I think if I were ever to write a book, it would be about teaching people to discern deliberately about farmsteading, or how to live a more deliberate life. When we realize that three generations ago, many people were involved in some way with growing their food, or at least preserving it, it’s easy to see how we have lost our way. On our journey to specialization and simplification we have lost many nuances of living close to the land. It’s a no-brainer for me to understand why Jane can’t be on deep bedding, but my beef cows can, to the casual observer though, Jane and my beef cows are cattle, and need the same things. That’s true in the vaguest sense, but that is like saying a Prius and a 3/4 ton farm pickup are vehicles and can be used for the same thing. Following me? I don’t say this to sound condescending, we all know what we know, I know a lot about farmsteading, and home economics, other stuff not so much. But I have seen that many times people assume that farmers are dumb, and that you can just start out with a piece of land and farm and grow your own food, it’s easy right? What’s to know? We all still have to put in our 10,000 hours making mistakes along the way.
What does any of this have to do with a well-stocked pantry or larder? A lot. Our larder is just an offshoot of how we live and farm, and our location. The larder will also be a reflection of how you cook and eat. We prefer moderation. I don’t want to can everything, or dehydrate everything, ferment everything, freeze everything or eat everything raw. So we do some of all things, canning, drying, fermenting, freezing, storing and fresh. Many dishes from our kitchen are a combination of all these “preservation” methods.
(I should probably go out on a limb here and say we are not concerned with being “off-grid” except with our food supplies. I have friends who say they are off-grid because their freezers are kept at a friend’s house and they pay a portion on the electric bill, I also have another friend who claims to be energy conscious by only keeping a small freezer for their preserved garden goods and purchased meats, but when pushed they cop to eating rotisserie chicken and many meals away from their home. I guess I believe that it takes a certain amount of energy to prop up a human, if you buy food at the store, that food is still being kept fresh, frozen or stored on a shelf that is maintained by the grid. So yes, you may have a small electric or gas bill, but a portion of your food is still using the grid, you just are paying for it each time you go to the store or restaurant.)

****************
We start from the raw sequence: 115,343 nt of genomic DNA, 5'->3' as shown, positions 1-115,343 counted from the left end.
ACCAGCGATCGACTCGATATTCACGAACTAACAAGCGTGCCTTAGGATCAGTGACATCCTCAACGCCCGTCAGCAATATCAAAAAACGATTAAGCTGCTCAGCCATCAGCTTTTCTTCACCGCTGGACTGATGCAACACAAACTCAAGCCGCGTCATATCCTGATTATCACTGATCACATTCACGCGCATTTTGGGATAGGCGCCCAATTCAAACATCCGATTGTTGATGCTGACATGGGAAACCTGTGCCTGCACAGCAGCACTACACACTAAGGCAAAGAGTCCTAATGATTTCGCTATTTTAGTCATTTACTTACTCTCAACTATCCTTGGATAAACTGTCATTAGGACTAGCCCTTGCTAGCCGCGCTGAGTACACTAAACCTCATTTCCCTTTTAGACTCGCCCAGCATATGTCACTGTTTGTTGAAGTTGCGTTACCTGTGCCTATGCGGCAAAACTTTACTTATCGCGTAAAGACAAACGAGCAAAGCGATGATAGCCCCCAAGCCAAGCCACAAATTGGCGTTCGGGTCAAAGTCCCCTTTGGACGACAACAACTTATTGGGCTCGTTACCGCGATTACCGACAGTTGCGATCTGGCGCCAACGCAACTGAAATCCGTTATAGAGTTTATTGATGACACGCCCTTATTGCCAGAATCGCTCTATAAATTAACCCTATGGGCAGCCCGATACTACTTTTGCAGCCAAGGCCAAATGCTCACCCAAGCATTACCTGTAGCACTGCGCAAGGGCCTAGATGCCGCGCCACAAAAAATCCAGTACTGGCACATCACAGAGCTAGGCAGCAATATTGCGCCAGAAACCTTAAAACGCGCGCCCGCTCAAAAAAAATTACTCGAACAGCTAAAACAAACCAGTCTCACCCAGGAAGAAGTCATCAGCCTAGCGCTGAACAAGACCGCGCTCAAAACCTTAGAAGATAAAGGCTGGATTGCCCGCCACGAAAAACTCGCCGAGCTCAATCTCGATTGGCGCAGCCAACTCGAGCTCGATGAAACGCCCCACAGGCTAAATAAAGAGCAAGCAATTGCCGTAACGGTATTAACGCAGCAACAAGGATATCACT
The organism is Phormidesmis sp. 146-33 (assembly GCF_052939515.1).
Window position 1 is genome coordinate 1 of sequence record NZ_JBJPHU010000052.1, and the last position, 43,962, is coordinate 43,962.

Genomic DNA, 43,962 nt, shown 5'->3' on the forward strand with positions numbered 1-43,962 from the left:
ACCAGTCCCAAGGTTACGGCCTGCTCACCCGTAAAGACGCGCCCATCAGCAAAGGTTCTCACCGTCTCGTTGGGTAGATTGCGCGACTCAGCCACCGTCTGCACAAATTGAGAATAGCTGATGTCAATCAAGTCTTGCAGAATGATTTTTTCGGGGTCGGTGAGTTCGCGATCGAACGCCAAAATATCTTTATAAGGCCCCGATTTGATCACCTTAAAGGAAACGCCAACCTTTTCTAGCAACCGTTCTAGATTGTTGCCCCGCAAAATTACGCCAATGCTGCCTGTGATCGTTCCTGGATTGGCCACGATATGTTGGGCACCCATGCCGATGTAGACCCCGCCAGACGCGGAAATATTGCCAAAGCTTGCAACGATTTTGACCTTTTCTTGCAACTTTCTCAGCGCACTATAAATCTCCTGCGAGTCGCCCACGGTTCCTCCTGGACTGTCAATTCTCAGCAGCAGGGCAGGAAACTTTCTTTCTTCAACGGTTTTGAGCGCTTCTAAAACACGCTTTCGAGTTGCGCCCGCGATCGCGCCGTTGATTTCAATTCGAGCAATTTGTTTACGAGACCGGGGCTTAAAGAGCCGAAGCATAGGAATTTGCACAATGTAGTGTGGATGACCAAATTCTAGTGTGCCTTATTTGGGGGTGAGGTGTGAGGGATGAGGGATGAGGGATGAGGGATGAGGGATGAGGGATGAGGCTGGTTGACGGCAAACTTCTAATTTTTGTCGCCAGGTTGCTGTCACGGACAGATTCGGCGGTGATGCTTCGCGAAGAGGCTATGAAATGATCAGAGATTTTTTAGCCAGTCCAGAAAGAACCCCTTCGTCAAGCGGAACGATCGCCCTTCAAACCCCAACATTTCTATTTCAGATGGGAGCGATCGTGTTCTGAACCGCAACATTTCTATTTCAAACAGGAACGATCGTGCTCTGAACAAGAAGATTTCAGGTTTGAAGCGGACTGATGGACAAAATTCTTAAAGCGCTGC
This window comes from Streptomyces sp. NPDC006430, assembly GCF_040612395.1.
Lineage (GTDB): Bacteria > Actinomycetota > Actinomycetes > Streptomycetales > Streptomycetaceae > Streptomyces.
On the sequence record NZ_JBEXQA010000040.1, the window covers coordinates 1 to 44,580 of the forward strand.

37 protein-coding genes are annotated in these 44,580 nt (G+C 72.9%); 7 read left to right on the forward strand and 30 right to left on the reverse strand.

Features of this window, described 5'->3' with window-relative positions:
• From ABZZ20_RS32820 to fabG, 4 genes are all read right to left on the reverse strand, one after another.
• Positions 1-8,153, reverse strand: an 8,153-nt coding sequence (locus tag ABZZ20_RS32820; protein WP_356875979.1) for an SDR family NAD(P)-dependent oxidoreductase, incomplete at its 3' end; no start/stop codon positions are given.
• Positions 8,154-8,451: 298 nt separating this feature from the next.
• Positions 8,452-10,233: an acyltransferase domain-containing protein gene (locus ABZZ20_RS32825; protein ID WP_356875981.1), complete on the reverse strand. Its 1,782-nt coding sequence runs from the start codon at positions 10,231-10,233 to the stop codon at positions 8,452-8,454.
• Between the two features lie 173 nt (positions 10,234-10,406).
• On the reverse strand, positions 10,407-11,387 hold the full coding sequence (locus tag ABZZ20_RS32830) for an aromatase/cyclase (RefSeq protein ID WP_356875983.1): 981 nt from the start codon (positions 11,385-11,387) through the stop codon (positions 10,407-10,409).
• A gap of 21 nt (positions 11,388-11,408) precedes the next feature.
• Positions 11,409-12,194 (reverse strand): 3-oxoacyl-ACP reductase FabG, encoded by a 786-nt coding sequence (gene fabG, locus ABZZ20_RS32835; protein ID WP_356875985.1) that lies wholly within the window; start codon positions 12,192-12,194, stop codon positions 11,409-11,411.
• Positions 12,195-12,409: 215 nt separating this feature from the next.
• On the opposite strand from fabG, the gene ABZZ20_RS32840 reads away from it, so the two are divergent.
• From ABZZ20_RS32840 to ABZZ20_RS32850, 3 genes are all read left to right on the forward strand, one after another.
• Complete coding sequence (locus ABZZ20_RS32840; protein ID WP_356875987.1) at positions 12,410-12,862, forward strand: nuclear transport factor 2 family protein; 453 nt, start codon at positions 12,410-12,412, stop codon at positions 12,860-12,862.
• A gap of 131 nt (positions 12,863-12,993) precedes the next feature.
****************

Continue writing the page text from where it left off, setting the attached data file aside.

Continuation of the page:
So how does one pull that off meals that come from all your different stores? You get creative, and you learn what and how to store food in many different ways. It helps that we live in a great climate for year round harvesting, that is if you like root crops and members of the cole family. Pictured above is the bok choy in the first photo, above it are the first starts (hanging on their mouse-proof shelf) of the parade of successions that will be planted soon. This is the hardest part of the year, the days are getting longer and last fall’s plantings of brassicas are starting to bolt, and the days are still short enough that new plants are growing slowly. Hurry up and wait. I don’t want to damage the new young plants by harvesting leaves, since they need all the leaf surface they can muster to grow larger, and we have to practically gorge (darn) on the bok choy, kale and cabbage before they get bitter.
Yesterday’s greens harvest became this morning’s breakfast, along with some fried eggs. But to prepare this breakfast, I had to be mindful last July and start those kale seeds, then again in August I had to start the bok choy. Then you say a little prayer to yourself or whoever will listen, and you do your darnedest to watch over those winter garden plants as if your next meal depended on it.
You also make a backup plan. This is where canning and freezing come in. Some foods just taste better canned than frozen. Dark cherries canned, while not fresh, taste much better than their frozen counterparts, probably due to the fact that you leave the aromatic pit in and after some time in the jar, that almond flavor seeps into the cherries and juice and is a great wintertime treat. Canned carrots? Yeah, not my favorite to eat since we can harvest them weekly from the garden all winter long and not bother with canning them.